Teaching the Game to Disabled Athletes
Like most other days, the sky is blue and the sun bright gold at Westchester GC as high noon strikes. Jets roar in and out of LAX just across the street — so you’d best have steely nerves when chipping or putting in the shadow of a passing 747. But such distractions were not on the radar for two young golfers at the driving range this particular day, where they were learning the finer points of the game from the resident pro, David Kulla-Mader, PGA. After all, they’d faced down far bigger challenges this morning just showing up for their lesson on time. And thereon hangs this tale.
Yep, Danny Gomez and Robert Lew were hitting some pretty good-looking one-handed golf shots from the confines of their wheelchairs. Both had suffered spinal cord injuries in the prime of life, but you’d never know it from their attitude or disposition. They were plenty happy just to be here working out the kinks like everybody else — and, yes, then some.
Welcome to the world of “adaptive golf.” Kulla-Mader set up Westchester’s program with the help of fellow pro Joe Grohman, PGA, whose efforts in adaptive and “rehabilitative” golf are well-known in these parts. Grohman left Kulla-Mader with his watchwords as well as his expertise: “Care, compassion and concern.”
“Both of our golfers today had active lifestyles before their accidents,” the affable Kulla-Mader said of his students. “But they haven’t let that stop them. Golf is new to them both and has its own challenges, but both Danny and Robert continue to play basketball and even surf. I wish all of my students had their perspective on things — just being grateful to be out here!”
Next year, Kulla-Mader will double the number of adaptive golf clinics at Westchester to once monthly, though his eventual goal is to outfit his course with a “Paragolfer” specialized cart, which enables its users to achieve a fully supported standing position. Developed by the Stand Up and Play Foundation’s Anthony Netto, the ingenious three-wheeled vehicle has created a whole new class of adaptive golfers.
“There are people who haven’t swung a golf club in years,” Kulla-Mader says, “and the moment we get them set up in a Paragolfer, they start crying — actually, we all do! It’s not just about golf, they’re looking at people eye-to-eye after looking up at people for so many years. That’s a powerful thing in and of itself.”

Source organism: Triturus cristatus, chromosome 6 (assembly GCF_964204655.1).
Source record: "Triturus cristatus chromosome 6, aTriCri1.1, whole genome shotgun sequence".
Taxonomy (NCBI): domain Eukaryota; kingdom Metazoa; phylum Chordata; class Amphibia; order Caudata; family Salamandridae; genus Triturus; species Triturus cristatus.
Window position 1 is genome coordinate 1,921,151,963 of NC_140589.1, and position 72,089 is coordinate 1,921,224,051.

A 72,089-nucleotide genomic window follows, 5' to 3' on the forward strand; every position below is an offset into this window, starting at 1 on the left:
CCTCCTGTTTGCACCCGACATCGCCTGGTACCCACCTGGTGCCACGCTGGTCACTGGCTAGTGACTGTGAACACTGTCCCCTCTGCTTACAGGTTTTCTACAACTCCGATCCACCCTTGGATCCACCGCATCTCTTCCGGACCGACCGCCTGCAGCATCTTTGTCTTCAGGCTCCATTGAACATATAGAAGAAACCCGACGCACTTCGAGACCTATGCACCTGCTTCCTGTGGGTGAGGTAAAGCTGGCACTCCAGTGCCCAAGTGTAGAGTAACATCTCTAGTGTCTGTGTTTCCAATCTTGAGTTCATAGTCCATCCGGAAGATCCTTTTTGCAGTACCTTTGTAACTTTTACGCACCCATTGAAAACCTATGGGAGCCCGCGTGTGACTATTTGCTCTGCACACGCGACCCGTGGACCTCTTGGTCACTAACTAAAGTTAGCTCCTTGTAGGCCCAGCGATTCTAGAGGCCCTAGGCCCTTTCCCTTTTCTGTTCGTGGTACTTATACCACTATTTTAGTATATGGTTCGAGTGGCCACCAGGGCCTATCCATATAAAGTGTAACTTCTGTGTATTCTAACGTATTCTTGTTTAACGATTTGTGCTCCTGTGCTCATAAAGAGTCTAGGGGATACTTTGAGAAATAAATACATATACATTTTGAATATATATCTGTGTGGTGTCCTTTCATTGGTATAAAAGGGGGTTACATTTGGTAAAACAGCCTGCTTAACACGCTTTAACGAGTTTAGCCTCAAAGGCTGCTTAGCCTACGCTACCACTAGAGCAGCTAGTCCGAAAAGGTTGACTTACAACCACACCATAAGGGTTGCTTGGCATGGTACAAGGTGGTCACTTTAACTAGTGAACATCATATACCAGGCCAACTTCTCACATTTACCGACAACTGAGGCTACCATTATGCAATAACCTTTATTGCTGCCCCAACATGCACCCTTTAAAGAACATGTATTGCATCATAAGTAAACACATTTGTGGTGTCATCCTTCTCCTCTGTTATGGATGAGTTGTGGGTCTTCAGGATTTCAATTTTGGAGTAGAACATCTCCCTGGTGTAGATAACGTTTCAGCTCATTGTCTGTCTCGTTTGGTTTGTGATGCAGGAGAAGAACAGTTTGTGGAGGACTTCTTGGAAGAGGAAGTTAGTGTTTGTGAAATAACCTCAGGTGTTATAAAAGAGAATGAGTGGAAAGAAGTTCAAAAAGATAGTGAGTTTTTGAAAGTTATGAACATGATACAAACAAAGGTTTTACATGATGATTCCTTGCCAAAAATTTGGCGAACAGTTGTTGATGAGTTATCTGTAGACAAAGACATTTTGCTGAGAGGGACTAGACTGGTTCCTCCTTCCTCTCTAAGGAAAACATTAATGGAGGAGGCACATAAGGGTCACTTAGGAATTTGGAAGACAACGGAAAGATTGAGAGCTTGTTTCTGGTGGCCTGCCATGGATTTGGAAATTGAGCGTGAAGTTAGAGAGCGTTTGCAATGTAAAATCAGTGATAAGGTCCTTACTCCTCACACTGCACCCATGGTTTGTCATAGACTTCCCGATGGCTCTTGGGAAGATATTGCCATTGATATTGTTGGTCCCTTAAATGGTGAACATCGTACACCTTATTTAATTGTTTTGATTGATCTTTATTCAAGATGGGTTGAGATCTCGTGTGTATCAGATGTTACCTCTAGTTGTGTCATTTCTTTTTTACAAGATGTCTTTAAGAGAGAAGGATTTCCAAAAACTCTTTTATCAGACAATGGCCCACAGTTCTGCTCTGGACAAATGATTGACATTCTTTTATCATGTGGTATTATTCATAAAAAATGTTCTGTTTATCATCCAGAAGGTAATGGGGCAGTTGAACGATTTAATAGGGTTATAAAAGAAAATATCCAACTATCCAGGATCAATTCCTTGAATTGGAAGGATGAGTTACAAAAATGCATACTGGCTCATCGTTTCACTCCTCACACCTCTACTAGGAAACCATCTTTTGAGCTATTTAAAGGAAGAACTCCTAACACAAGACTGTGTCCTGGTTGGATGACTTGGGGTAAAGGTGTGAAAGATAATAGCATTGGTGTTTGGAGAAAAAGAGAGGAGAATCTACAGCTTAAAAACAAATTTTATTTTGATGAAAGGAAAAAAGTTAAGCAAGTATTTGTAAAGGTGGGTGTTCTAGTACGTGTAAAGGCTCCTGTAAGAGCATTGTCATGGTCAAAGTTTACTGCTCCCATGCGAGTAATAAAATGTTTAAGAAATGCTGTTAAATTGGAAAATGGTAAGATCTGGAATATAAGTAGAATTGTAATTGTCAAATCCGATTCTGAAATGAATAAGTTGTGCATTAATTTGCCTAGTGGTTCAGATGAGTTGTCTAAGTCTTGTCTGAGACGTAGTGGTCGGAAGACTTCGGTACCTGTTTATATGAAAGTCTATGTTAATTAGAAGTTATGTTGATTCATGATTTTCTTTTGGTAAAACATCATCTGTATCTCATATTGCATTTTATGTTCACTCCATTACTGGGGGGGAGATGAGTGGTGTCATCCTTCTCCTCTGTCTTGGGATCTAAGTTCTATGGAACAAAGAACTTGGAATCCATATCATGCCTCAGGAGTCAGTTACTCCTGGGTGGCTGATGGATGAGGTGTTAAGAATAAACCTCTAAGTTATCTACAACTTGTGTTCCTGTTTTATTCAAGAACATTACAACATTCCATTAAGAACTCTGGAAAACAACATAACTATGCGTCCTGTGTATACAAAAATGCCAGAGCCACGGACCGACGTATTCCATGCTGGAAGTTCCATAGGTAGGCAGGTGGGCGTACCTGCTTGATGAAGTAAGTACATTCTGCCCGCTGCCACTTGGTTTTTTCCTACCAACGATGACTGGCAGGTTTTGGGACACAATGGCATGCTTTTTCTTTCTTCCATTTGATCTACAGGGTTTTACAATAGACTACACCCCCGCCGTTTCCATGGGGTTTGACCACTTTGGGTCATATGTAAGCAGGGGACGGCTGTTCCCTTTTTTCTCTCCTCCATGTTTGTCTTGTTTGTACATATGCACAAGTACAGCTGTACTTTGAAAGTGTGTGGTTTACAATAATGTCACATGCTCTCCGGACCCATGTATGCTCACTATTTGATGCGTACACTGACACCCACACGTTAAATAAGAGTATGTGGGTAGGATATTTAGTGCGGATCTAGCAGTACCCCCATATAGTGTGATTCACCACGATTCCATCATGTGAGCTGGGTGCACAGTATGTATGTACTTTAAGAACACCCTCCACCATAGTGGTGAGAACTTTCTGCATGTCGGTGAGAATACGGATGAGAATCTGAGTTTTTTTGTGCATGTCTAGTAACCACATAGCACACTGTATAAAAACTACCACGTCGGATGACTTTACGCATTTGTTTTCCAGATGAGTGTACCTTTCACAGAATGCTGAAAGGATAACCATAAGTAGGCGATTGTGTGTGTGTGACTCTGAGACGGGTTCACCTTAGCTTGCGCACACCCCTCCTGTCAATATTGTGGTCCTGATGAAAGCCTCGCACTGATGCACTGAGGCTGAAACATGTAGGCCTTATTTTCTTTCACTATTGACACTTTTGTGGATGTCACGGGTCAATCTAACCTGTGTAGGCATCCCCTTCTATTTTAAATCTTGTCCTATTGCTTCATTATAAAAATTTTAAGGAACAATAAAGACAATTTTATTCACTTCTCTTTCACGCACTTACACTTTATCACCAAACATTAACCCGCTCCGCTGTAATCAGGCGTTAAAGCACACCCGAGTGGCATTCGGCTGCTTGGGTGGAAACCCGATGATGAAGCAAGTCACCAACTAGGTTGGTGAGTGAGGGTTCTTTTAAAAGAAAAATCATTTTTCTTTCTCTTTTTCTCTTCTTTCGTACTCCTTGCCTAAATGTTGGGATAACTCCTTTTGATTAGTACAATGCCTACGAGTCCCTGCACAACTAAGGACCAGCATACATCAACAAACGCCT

GOLF AS MEDITATION
At a recent adaptive golf event in Buellton, an assemblage of golf pros and students gathered for a day-long event. There were stroke victims using specialized grips to minimize the effects of their shaky hands; golfers like Danny and Robert with mobility issues; and even visually-impaired and blind golfers. Bill Davis — once the world’s number one blind golfer — made his way from Rancho Cucamonga to volunteer his expertise.
All of the participants in this program do it pro bono. “No one’s getting paid and no one’s getting charged,” Kulla-Mader says. “If we can get some grants from a couple of veterans’ foundations, maybe we can eventually set up a full program here and at other courses. American Golf allows me to use this facility for teaching, but it would be great to get some carts and equipment available full-time so folks can actually get out and play, which would be good for everyone concerned.”
Kulla-Mader says his goal is to set up similar programs throughout the Southland. “There are 100,000 disabled athletes in the city, some of whom have programs available through the Veterans Administration, but zero places where they can experience the daily joys and challenges of a real round of golf,” he says.
Danny Gomez smiles broadly after sinking two 20-footers in a row on the putting green. “I like coming out here and practicing, mainly for relaxation, the same with archery,” he says. “It’s a form of meditation — it’s just you and the ball. And there’s no one to get mad at but yourself.”
“Golf is a game where you have to learn to handle things with humility and resilience,” adds Kulla-Mader. “I’ve got students who are great at every shot in the bag, but can’t break 100 because they let things bother them. They could probably learn a few lessons from Danny and Robert about how to handle adversity.”